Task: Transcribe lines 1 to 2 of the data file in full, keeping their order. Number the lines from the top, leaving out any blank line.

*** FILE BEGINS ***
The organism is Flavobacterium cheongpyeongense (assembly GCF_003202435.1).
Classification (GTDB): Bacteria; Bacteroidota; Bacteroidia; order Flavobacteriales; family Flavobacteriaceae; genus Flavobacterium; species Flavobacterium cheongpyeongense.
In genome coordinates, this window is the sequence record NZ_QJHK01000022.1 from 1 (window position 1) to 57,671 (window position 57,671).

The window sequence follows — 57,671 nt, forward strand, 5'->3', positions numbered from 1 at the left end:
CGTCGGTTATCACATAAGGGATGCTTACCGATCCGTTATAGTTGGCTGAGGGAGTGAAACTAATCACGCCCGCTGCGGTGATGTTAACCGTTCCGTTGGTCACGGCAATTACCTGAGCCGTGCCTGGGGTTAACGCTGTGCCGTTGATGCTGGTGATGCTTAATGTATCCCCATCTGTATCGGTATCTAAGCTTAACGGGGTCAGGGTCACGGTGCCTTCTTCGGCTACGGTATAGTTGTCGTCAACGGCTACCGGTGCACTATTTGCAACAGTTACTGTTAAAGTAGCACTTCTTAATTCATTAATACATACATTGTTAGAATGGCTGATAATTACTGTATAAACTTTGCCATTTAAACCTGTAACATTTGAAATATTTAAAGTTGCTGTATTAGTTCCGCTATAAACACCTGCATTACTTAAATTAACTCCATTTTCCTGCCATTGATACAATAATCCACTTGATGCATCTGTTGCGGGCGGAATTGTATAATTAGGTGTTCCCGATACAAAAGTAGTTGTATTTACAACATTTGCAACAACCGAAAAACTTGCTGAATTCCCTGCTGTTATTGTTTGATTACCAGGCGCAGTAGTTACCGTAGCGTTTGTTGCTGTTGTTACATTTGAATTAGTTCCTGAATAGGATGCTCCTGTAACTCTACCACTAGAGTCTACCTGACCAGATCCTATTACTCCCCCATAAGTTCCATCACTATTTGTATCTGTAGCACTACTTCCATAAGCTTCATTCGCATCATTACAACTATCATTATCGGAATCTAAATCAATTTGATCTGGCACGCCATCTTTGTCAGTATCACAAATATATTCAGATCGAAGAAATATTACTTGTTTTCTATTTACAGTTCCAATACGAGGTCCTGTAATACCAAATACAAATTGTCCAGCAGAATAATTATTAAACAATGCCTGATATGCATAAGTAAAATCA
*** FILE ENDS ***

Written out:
The organism is Flavobacterium cheongpyeongense (assembly GCF_003202435.1).
Classification (GTDB): Bacteria; Bacteroidota; Bacteroidia; order Flavobacteriales; family Flavobacteriaceae; genus Flavobacterium; species Flavobacterium cheongpyeongense.